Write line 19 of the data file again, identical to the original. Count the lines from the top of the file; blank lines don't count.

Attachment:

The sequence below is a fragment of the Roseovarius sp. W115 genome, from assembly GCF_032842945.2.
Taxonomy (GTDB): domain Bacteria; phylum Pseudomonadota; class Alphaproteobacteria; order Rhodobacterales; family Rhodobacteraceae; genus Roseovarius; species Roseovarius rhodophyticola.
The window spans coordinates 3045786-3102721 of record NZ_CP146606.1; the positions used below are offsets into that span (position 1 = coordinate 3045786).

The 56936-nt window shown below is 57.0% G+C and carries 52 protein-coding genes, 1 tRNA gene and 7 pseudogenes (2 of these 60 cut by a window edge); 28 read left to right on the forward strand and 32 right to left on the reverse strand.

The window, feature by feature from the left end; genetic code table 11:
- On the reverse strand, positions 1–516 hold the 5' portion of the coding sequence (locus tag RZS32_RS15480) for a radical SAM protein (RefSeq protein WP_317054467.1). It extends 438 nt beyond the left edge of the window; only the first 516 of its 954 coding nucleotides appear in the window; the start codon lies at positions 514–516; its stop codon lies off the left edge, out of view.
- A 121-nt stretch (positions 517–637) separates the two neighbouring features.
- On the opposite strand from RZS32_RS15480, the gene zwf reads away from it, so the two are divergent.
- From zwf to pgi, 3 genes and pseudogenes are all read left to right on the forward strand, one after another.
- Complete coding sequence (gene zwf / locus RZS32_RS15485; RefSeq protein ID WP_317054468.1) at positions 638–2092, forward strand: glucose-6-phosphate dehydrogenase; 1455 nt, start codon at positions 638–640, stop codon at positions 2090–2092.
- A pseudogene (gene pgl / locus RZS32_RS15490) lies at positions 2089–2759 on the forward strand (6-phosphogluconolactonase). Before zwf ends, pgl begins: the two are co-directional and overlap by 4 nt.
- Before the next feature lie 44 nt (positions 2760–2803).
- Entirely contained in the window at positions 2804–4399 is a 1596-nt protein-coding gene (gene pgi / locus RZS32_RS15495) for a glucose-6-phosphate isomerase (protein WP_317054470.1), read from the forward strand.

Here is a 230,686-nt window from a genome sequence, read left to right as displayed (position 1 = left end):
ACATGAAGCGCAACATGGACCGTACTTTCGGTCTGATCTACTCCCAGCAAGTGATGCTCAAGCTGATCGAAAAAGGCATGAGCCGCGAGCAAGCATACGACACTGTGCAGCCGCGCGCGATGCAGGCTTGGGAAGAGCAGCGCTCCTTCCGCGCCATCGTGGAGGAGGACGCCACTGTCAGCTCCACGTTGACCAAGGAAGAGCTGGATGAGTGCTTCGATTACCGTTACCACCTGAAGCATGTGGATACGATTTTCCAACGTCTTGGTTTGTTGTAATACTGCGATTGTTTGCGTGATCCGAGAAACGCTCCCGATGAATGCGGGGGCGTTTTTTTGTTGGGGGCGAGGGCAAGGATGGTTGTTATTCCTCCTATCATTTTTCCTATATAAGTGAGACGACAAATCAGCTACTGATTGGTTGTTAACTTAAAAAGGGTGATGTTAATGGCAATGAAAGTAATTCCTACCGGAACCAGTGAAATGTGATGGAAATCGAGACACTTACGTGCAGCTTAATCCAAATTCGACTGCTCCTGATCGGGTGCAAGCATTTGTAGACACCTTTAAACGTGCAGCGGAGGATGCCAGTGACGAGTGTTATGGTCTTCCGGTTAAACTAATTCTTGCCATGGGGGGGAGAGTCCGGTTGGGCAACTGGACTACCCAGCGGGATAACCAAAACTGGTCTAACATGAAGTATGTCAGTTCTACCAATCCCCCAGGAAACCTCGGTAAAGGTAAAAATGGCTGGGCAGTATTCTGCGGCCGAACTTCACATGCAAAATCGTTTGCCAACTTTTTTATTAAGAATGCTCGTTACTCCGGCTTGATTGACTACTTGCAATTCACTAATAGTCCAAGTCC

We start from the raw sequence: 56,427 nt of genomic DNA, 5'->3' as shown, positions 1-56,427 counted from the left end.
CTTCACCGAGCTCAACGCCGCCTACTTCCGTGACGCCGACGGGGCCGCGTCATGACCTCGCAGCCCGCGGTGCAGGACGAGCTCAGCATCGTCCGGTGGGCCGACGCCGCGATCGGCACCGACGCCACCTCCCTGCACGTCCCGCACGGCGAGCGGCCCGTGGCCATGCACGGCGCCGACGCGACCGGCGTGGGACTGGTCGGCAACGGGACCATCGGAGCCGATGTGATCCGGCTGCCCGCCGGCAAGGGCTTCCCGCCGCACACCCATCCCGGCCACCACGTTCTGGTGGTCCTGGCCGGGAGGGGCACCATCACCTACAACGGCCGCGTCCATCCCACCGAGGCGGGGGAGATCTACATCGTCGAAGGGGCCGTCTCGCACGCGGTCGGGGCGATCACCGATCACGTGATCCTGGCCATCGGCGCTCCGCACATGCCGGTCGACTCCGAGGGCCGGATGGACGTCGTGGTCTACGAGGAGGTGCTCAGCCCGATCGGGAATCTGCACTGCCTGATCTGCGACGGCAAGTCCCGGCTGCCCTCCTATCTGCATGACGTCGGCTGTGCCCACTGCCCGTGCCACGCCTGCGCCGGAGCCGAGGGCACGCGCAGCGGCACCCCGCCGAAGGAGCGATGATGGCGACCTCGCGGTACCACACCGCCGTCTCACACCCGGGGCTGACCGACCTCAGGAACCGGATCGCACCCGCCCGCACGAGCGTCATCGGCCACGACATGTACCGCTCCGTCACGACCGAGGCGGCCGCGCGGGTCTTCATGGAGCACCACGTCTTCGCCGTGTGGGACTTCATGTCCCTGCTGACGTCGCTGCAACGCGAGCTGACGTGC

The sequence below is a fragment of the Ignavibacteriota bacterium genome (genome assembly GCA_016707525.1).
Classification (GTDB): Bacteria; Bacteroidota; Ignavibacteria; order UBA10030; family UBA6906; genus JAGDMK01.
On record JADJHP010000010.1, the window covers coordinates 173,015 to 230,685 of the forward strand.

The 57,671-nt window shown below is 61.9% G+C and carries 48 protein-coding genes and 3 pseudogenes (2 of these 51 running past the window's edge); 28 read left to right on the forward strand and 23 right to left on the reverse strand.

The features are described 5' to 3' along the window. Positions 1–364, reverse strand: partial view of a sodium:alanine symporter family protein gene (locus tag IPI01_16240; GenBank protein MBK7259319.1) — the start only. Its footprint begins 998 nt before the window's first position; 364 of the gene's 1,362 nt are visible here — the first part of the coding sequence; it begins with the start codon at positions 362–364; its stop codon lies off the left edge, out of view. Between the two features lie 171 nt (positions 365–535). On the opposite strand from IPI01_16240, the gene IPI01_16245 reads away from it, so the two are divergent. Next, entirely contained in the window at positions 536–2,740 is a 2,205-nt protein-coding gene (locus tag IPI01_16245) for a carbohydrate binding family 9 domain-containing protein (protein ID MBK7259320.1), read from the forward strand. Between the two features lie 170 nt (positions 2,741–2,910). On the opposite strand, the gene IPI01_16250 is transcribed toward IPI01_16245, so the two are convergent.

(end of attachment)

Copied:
Classification (GTDB): Bacteria; Bacteroidota; Ignavibacteria; order UBA10030; family UBA6906; genus JAGDMK01.